Gateway claims are overstated
Vaping could lead to a massive 21 percent decline in smoking-related death in the generation born after 1997, according to a new study published in the journal Nicotine and Tobacco Research. The study was conducted by an impressive team of respected tobacco control experts, led by David Levy, PhD, a professor of oncology at Georgetown Lombardi Comprehensive Cancer Center.
According to Levy, the study shows that “recent claims by some scientists that e-cigarettes are likely to act as a gateway to the use of tobacco products are overstated.” This study models patterns of use from national data, rather than relying on small local samples like the recent studies from the University of Southern California. He was quoted in a press release from the Georgetown University Medical Center
Vaping will save lives even if some non-smokers start vaping
The study even takes into account some young people who have never smoked adopting vaping, and finds that e-cigs still have a benefit to overall public health. Further, the researchers found that even if e-cigarettes were as much as 25 percent as harmful as smoking, there would still be an overall health gain.
That is big news, considering that most experts, like the Royal College of Physicians, believe that e-cigs are likely to be no more than five percent as harmful as smoking.
“When we consider the plausible positive and negative aspects of e-cigarette use, we find that vaping is likely to have a net positive public health impact.”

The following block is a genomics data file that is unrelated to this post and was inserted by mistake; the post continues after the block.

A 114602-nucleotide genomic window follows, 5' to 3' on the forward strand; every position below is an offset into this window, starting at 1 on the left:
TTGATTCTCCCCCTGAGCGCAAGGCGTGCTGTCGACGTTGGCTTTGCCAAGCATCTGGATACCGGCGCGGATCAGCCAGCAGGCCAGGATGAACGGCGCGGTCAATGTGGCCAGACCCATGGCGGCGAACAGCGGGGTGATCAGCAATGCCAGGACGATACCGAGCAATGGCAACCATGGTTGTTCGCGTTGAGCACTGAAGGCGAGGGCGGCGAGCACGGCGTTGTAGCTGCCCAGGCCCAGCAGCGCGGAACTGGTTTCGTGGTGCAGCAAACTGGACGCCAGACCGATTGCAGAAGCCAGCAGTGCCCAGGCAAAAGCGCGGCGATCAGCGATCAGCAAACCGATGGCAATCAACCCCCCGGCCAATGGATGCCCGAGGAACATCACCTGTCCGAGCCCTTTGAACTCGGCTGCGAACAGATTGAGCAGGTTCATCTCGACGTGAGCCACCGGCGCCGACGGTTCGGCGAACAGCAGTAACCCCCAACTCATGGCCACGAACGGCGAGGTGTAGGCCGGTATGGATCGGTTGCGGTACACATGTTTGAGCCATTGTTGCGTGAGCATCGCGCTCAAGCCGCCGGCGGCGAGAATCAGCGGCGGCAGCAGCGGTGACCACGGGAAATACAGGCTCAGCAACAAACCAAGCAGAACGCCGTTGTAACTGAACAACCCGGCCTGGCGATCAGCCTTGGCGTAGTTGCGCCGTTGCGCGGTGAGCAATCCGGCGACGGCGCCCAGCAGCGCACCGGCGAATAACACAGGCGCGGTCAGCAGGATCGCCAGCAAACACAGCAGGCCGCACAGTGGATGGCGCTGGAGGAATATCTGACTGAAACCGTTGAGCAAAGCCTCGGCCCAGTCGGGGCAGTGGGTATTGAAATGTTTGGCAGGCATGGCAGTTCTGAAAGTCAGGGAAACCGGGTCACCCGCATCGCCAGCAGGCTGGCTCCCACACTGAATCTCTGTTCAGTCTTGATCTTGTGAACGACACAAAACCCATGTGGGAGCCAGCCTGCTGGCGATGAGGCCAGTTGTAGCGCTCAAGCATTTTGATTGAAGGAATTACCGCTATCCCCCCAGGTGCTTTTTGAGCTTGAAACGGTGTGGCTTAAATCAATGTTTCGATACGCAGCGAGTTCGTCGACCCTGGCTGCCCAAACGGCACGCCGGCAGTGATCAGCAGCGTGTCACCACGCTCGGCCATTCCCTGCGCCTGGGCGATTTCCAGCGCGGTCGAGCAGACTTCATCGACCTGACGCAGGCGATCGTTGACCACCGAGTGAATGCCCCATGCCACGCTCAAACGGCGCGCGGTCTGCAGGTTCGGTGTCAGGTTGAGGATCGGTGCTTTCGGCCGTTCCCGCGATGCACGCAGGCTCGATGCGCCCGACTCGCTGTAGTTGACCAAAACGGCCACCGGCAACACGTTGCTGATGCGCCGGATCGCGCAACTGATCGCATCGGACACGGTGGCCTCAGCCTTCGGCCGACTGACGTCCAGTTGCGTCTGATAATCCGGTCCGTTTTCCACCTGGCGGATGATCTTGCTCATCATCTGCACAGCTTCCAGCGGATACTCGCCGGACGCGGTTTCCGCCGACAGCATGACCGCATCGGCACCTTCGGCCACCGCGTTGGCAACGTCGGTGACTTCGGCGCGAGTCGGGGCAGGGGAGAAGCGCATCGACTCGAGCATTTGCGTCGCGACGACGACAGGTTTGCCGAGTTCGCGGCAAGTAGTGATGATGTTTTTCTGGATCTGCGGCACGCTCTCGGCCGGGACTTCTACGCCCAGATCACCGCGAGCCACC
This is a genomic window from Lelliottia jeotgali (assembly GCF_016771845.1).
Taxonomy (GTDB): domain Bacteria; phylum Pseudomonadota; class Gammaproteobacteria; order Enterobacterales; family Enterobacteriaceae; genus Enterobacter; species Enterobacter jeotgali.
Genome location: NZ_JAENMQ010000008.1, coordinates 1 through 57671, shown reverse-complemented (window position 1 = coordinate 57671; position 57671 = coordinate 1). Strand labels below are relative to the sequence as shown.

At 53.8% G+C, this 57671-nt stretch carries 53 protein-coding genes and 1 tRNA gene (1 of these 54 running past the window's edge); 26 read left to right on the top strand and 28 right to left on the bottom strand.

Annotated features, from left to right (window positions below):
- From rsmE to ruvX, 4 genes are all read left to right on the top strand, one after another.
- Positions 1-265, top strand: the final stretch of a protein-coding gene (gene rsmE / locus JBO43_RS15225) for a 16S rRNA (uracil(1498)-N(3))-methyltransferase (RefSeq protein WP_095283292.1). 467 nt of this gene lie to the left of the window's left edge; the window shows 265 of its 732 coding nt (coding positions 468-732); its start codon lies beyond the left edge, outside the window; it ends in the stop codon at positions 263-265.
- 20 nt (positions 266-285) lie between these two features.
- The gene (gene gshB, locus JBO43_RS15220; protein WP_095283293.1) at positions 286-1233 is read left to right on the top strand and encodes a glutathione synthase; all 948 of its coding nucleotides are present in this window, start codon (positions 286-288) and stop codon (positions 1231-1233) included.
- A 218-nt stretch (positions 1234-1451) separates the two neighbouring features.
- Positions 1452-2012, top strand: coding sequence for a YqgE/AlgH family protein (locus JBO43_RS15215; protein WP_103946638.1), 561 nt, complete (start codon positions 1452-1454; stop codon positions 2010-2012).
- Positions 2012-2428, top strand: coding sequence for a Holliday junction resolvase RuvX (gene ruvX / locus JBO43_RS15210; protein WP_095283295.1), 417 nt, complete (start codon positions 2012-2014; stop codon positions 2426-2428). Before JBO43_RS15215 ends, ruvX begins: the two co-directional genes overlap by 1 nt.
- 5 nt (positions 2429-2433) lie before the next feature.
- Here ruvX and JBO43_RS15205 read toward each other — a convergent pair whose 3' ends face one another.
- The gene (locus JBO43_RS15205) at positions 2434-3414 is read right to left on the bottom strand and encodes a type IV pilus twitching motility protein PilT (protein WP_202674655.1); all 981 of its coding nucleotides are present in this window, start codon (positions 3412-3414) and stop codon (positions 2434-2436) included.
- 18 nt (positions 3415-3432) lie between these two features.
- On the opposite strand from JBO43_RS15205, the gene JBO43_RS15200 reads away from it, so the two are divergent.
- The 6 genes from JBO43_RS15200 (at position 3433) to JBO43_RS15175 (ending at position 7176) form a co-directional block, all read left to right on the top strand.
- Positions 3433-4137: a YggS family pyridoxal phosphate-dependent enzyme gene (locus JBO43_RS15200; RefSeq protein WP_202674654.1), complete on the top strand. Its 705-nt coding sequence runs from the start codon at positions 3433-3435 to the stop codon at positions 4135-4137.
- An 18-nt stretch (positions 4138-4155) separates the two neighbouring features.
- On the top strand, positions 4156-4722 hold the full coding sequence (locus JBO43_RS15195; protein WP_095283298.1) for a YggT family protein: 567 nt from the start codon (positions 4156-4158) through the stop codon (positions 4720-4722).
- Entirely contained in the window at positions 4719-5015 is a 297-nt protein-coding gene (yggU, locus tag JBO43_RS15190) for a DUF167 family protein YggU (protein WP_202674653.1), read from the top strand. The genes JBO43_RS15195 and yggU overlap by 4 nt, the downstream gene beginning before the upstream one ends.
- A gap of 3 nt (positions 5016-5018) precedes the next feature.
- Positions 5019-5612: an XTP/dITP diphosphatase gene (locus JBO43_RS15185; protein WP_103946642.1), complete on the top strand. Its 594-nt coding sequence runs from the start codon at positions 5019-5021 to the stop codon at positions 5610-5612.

“Our study indicates that, considering a broad range of reasonable scenarios, e-cigarettes are likely to reduce cigarette smoking and not lead to offsetting increases in harm from the use of e-cigarettes and more deadly cigarettes,” Levy says. “When we consider the plausible positive and negative aspects of e-cigarette use, we find that vaping is likely to have a net positive public health impact.”
Strict FDA regulations and public health propaganda campaigns don’t help
Levy has concerns about the FDA’s attempt to regulate e-cigarettes in the same manner as combustible tobacco. “The FDA can play an important role in standardizing and making sure there’s limits on potentially toxic chemicals added to e-cigarettes,” Levy told the San Diego Union-Tribune’s science writer Bradley Fikes. But, he cautioned in the Georgetown press release, “Overregulation of e-cigarettes might actually stifle the development and marketing of safer products that could more effectively displace cigarettes.”
Fikes asked Levy about the Chicago Department of Public Health’s “Vaping Truth” campaign, in which e-liquid is called “liquid poison.” “If I were a kid, I would say, I should be smoking instead of e-cigarettes,” said Levy. “And as a citizen, I’m concerned because that’s highly misleading. I think government does play an important role, and when government makes misleading statements like that, we see lack of trust in government.”
The study was funded by the National Institute on Drug Abuse, the National Cancer Institute and the Cancer Intervention and Surveillance Modeling Network. It was conducted by a team that is a who’s who of international tobacco control experts.
The co-authors of the study, along with Levy, are David Abrams, PhD, Zhe Yuan, MS, and Yian Zhang, MS, from Georgetown Lombardi Comprehensive Cancer Center; Andrea C. Villanti, PhD, MPH and Raymond Niaura, PhD, from the Schroeder Institute for Tobacco Research and Policy Studies at Truth Initiative; Ron Borland, PhD, from Cancer Control, Victoria, Australia; Rafael Meza, PhD, from the University of Michigan; Theodore R. Holford, PhD, from Yale University, Geoffrey T. Fong, PhD, from the University of Waterloo and the Ontario Institute for Cancer Research, Canada; and K. Michael Cummings, PhD, MPH, from the Medical University of South Carolina.